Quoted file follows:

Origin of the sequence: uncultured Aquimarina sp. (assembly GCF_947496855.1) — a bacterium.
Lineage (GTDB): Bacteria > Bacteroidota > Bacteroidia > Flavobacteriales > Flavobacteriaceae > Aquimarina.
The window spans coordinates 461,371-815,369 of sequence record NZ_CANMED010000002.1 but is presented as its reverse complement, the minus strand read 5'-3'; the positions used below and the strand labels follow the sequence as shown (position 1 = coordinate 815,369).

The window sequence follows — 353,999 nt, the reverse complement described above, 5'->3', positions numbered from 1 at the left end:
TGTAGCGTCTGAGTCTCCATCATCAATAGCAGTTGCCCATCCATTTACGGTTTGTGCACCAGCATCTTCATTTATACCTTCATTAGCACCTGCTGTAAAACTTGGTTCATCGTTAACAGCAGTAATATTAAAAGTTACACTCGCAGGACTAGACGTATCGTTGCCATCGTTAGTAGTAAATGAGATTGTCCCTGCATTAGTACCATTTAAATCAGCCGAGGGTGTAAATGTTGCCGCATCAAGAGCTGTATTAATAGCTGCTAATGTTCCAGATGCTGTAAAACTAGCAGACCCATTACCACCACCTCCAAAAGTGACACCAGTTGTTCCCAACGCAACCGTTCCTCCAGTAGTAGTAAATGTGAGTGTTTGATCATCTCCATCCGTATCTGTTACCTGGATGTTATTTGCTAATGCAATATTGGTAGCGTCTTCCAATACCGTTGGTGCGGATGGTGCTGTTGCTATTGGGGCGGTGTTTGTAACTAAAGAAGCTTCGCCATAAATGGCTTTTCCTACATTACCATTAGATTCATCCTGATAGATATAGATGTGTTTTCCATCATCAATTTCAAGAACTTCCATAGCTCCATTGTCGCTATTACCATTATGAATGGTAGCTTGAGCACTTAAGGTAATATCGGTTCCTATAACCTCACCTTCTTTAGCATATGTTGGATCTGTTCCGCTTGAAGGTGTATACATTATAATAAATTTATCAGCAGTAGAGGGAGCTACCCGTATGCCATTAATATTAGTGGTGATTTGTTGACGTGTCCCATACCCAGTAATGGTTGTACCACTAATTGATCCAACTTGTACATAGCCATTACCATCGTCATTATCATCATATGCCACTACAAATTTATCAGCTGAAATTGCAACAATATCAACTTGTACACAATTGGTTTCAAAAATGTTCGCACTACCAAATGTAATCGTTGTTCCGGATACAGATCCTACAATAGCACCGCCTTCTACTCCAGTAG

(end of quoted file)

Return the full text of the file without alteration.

Origin of the sequence: uncultured Aquimarina sp. (assembly GCF_947496855.1) — a bacterium.
Lineage (GTDB): Bacteria > Bacteroidota > Bacteroidia > Flavobacteriales > Flavobacteriaceae > Aquimarina.
The window spans coordinates 461,371-815,369 of sequence record NZ_CANMED010000002.1 but is presented as its reverse complement, the minus strand read 5'-3'; the positions used below and the strand labels follow the sequence as shown (position 1 = coordinate 815,369).

The window sequence follows — 353,999 nt, the reverse complement described above, 5'->3', positions numbered from 1 at the left end:
TGTAGCGTCTGAGTCTCCATCATCAATAGCAGTTGCCCATCCATTTACGGTTTGTGCACCAGCATCTTCATTTATACCTTCATTAGCACCTGCTGTAAAACTTGGTTCATCGTTAACAGCAGTAATATTAAAAGTTACACTCGCAGGACTAGACGTATCGTTGCCATCGTTAGTAGTAAATGAGATTGTCCCTGCATTAGTACCATTTAAATCAGCCGAGGGTGTAAATGTTGCCGCATCAAGAGCTGTATTAATAGCTGCTAATGTTCCAGATGCTGTAAAACTAGCAGACCCATTACCACCACCTCCAAAAGTGACACCAGTTGTTCCCAACGCAACCGTTCCTCCAGTAGTAGTAAATGTGAGTGTTTGATCATCTCCATCCGTATCTGTTACCTGGATGTTATTTGCTAATGCAATATTGGTAGCGTCTTCCAATACCGTTGGTGCGGATGGTGCTGTTGCTATTGGGGCGGTGTTTGTAACTAAAGAAGCTTCGCCATAAATGGCTTTTCCTACATTACCATTAGATTCATCCTGATAGATATAGATGTGTTTTCCATCATCAATTTCAAGAACTTCCATAGCTCCATTGTCGCTATTACCATTATGAATGGTAGCTTGAGCACTTAAGGTAATATCGGTTCCTATAACCTCACCTTCTTTAGCATATGTTGGATCTGTTCCGCTTGAAGGTGTATACATTATAATAAATTTATCAGCAGTAGAGGGAGCTACCCGTATGCCATTAATATTAGTGGTGATTTGTTGACGTGTCCCATACCCAGTAATGGTTGTACCACTAATTGATCCAACTTGTACATAGCCATTACCATCGTCATTATCATCATATGCCACTACAAATTTATCAGCTGAAATTGCAACAATATCAACTTGTACACAATTGGTTTCAAAAATGTTCGCACTACCAAATGTAATCGTTGTTCCGGATACAGATCCTACAATAGCACCGCCTTCTACTCCAGTAG